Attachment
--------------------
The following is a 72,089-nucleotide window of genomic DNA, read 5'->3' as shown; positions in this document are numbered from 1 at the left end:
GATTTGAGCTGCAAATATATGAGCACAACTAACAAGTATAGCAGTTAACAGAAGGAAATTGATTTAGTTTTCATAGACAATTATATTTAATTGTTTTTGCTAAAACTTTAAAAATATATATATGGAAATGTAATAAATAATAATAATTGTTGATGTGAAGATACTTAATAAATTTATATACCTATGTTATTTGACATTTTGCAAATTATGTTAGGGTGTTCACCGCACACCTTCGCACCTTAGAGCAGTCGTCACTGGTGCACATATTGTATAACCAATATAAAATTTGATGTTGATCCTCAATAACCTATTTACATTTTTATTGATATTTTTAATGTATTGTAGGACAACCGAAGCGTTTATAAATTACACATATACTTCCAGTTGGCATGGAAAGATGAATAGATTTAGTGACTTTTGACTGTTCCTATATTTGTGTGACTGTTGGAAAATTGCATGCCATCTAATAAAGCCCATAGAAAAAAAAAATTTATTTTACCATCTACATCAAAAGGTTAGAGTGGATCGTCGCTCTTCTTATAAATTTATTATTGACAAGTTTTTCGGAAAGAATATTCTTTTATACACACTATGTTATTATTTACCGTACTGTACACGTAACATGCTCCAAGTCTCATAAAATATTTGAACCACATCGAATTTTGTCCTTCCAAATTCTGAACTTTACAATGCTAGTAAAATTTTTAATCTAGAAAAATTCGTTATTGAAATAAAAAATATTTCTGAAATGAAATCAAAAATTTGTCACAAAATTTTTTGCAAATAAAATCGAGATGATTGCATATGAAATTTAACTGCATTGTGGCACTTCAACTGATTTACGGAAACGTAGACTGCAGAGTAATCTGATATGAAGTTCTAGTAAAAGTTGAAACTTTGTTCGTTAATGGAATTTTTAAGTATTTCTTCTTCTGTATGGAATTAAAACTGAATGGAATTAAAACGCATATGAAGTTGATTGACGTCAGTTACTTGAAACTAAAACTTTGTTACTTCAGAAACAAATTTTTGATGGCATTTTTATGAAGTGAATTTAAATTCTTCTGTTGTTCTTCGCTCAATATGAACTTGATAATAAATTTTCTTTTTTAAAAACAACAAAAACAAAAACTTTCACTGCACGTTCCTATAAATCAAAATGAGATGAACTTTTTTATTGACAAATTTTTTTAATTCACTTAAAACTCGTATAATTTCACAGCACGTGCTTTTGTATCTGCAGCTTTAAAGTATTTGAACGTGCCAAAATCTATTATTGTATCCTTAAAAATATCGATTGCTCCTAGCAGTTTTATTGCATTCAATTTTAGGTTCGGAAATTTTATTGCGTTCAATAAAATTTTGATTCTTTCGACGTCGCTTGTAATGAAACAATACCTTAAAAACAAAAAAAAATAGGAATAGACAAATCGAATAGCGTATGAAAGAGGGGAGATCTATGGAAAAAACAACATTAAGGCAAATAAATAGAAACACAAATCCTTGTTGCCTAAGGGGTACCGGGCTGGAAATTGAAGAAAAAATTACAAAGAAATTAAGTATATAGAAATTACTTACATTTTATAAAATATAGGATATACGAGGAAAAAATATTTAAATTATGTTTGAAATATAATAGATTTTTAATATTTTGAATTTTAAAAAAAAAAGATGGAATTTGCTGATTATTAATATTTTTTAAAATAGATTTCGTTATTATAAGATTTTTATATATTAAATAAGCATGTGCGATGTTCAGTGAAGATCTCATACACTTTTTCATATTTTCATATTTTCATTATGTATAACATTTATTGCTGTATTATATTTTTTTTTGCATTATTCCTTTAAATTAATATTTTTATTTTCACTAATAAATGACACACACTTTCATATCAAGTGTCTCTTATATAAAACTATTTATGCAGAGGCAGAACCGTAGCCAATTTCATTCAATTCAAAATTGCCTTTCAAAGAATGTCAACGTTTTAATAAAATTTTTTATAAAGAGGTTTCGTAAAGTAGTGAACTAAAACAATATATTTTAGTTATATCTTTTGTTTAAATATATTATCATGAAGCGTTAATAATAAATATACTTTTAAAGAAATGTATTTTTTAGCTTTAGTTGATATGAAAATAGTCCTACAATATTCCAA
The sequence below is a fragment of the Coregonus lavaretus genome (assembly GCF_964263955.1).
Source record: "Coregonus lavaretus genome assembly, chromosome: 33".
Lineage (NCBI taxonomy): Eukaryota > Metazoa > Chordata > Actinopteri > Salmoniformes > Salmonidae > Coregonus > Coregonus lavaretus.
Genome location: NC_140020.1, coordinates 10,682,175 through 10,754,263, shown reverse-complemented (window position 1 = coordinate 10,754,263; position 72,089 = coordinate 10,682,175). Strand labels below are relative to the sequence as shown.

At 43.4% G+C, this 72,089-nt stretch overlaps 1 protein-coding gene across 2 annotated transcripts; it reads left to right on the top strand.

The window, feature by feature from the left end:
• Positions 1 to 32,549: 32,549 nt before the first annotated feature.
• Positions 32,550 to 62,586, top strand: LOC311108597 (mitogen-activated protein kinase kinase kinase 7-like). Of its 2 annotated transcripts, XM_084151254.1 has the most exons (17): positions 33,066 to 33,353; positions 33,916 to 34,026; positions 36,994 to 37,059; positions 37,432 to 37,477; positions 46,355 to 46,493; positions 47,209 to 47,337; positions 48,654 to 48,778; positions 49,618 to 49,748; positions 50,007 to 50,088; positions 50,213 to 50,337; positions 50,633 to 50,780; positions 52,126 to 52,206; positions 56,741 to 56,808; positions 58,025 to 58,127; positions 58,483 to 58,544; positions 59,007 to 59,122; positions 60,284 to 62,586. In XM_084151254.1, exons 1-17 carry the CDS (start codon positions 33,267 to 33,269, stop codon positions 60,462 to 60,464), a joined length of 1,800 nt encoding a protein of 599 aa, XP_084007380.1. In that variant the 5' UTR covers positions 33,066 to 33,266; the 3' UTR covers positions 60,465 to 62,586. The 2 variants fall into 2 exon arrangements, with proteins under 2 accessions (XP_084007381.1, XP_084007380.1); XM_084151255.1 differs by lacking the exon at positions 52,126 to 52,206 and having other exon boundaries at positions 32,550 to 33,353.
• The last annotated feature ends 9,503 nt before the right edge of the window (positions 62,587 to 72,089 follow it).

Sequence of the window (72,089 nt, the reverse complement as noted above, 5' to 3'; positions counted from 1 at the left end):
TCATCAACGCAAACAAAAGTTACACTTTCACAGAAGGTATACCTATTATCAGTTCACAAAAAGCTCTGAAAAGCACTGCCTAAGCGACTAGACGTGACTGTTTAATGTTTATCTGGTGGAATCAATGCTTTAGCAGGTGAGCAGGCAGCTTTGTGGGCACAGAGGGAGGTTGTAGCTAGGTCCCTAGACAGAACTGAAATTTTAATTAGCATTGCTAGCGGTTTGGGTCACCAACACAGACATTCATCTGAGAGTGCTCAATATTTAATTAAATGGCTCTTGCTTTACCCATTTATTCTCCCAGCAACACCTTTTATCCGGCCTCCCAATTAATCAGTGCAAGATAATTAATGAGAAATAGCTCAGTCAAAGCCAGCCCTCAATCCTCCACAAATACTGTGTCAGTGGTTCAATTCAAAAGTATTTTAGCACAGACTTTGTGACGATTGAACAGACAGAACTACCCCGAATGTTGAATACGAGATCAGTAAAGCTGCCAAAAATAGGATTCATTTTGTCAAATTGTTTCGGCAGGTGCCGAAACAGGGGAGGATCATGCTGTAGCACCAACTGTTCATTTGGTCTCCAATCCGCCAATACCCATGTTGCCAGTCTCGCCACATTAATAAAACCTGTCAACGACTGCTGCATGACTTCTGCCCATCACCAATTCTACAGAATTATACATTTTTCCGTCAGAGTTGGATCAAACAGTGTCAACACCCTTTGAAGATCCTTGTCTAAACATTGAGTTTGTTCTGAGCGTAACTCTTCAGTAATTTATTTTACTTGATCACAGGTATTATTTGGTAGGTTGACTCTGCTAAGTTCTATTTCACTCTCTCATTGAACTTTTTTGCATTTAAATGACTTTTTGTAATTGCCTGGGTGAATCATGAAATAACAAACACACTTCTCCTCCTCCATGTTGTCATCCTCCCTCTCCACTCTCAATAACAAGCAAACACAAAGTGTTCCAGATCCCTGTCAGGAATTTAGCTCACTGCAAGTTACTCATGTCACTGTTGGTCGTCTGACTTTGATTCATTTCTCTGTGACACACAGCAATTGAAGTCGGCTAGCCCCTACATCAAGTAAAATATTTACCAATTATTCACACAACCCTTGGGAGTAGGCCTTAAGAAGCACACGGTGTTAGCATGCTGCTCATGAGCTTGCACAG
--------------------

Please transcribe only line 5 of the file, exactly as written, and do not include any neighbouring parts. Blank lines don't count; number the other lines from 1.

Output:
Lineage (NCBI taxonomy): Eukaryota > Metazoa > Chordata > Actinopteri > Salmoniformes > Salmonidae > Coregonus > Coregonus lavaretus.